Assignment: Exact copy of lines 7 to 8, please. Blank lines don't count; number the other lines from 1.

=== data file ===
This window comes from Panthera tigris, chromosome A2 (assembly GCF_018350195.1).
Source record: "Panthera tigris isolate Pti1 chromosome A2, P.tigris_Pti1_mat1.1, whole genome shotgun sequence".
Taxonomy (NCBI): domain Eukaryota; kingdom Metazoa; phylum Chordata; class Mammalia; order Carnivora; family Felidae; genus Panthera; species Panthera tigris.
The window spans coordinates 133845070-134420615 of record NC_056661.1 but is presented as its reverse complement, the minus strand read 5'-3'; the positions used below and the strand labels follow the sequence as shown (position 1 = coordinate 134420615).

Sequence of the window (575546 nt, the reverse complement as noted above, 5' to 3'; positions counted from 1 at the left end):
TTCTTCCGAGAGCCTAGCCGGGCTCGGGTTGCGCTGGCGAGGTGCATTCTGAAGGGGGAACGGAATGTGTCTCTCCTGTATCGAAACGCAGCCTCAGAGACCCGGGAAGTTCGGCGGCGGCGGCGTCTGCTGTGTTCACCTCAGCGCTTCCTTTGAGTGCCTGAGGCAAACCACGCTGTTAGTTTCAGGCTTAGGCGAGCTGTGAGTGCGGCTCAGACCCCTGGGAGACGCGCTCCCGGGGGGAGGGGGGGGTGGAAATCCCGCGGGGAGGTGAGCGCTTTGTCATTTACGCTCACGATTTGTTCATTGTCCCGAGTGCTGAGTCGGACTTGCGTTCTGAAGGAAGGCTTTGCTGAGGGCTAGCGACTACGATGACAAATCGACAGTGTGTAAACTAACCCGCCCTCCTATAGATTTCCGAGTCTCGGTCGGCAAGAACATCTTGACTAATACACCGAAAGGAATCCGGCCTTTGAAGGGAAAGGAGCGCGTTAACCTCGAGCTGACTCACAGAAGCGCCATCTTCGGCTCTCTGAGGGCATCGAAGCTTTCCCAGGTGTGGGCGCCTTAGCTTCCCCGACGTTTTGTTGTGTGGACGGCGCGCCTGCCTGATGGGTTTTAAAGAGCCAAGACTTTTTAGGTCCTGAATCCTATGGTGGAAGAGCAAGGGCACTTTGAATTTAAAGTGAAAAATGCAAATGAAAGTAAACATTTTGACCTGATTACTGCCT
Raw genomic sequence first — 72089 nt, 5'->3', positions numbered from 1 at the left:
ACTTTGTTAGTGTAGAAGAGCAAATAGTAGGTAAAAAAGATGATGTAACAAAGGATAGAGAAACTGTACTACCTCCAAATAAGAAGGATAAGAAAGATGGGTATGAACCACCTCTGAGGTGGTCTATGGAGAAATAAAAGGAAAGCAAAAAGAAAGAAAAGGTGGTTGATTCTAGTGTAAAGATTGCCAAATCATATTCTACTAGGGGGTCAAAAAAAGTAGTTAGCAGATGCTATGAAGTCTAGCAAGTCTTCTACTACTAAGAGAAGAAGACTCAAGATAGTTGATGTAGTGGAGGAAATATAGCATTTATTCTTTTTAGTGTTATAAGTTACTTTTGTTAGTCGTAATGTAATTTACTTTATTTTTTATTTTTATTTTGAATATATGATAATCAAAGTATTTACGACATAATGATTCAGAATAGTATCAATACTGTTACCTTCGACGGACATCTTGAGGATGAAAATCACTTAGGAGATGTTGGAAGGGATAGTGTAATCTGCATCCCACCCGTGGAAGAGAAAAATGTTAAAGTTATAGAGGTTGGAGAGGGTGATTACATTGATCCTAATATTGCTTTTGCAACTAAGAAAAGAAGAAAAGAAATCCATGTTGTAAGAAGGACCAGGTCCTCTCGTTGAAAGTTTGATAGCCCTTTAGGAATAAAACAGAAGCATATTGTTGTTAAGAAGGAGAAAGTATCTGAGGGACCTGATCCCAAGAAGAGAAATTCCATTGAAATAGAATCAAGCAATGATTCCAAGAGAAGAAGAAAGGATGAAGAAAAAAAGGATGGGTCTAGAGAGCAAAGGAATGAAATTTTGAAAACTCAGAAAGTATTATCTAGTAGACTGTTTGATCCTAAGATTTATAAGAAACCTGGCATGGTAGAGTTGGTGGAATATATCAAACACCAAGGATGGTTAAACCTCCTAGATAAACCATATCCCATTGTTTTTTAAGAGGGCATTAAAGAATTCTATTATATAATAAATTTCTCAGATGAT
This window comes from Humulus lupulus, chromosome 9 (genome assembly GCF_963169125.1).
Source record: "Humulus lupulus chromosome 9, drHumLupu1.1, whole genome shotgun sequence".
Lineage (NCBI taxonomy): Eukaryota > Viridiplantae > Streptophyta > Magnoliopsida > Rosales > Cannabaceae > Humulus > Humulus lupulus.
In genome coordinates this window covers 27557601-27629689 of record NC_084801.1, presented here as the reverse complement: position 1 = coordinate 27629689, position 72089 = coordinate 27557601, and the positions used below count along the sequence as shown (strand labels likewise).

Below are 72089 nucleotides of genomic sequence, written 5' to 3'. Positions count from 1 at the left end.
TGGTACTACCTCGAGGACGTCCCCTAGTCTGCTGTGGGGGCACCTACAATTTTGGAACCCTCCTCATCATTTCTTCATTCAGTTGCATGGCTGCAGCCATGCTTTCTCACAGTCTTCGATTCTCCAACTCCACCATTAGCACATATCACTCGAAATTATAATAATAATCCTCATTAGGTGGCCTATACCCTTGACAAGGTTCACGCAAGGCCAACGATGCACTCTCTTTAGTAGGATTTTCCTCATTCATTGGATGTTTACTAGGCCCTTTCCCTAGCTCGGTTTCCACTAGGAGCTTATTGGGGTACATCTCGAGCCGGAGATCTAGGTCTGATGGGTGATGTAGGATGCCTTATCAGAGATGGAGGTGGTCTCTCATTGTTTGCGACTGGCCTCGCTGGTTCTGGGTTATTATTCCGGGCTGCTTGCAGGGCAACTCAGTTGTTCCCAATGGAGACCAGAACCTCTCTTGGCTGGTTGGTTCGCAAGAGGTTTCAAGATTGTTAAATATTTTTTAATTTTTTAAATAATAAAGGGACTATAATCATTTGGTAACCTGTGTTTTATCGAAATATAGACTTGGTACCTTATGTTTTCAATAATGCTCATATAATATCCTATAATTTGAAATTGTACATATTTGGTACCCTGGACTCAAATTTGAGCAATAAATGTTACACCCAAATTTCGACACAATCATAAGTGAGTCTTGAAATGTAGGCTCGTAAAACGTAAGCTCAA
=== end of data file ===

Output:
Raw genomic sequence first — 72089 nt, 5'->3', positions numbered from 1 at the left:
ACTTTGTTAGTGTAGAAGAGCAAATAGTAGGTAAAAAAGATGATGTAACAAAGGATAGAGAAACTGTACTACCTCCAAATAAGAAGGATAAGAAAGATGGGTATGAACCACCTCTGAGGTGGTCTATGGAGAAATAAAAGGAAAGCAAAAAGAAAGAAAAGGTGGTTGATTCTAGTGTAAAGATTGCCAAATCATATTCTACTAGGGGGTCAAAAAAAGTAGTTAGCAGATGCTATGAAGTCTAGCAAGTCTTCTACTACTAAGAGAAGAAGACTCAAGATAGTTGATGTAGTGGAGGAAATATAGCATTTATTCTTTTTAGTGTTATAAGTTACTTTTGTTAGTCGTAATGTAATTTACTTTATTTTTTATTTTTATTTTGAATATATGATAATCAAAGTATTTACGACATAATGATTCAGAATAGTATCAATACTGTTACCTTCGACGGACATCTTGAGGATGAAAATCACTTAGGAGATGTTGGAAGGGATAGTGTAATCTGCATCCCACCCGTGGAAGAGAAAAATGTTAAAGTTATAGAGGTTGGAGAGGGTGATTACATTGATCCTAATATTGCTTTTGCAACTAAGAAAAGAAGAAAAGAAATCCATGTTGTAAGAAGGACCAGGTCCTCTCGTTGAAAGTTTGATAGCCCTTTAGGAATAAAACAGAAGCATATTGTTGTTAAGAAGGAGAAAGTATCTGAGGGACCTGATCCCAAGAAGAGAAATTCCATTGAAATAGAATCAAGCAATGATTCCAAGAGAAGAAGAAAGGATGAAGAAAAAAAGGATGGGTCTAGAGAGCAAAGGAATGAAATTTTGAAAACTCAGAAAGTATTATCTAGTAGACTGTTTGATCCTAAGATTTATAAGAAACCTGGCATGGTAGAGTTGGTGGAATATATCAAACACCAAGGATGGTTAAACCTCCTAGATAAACCATATCCCATTGTTTTTTAAGAGGGCATTAAAGAATTCTATTATATAATAAATTTCTCAGATGAT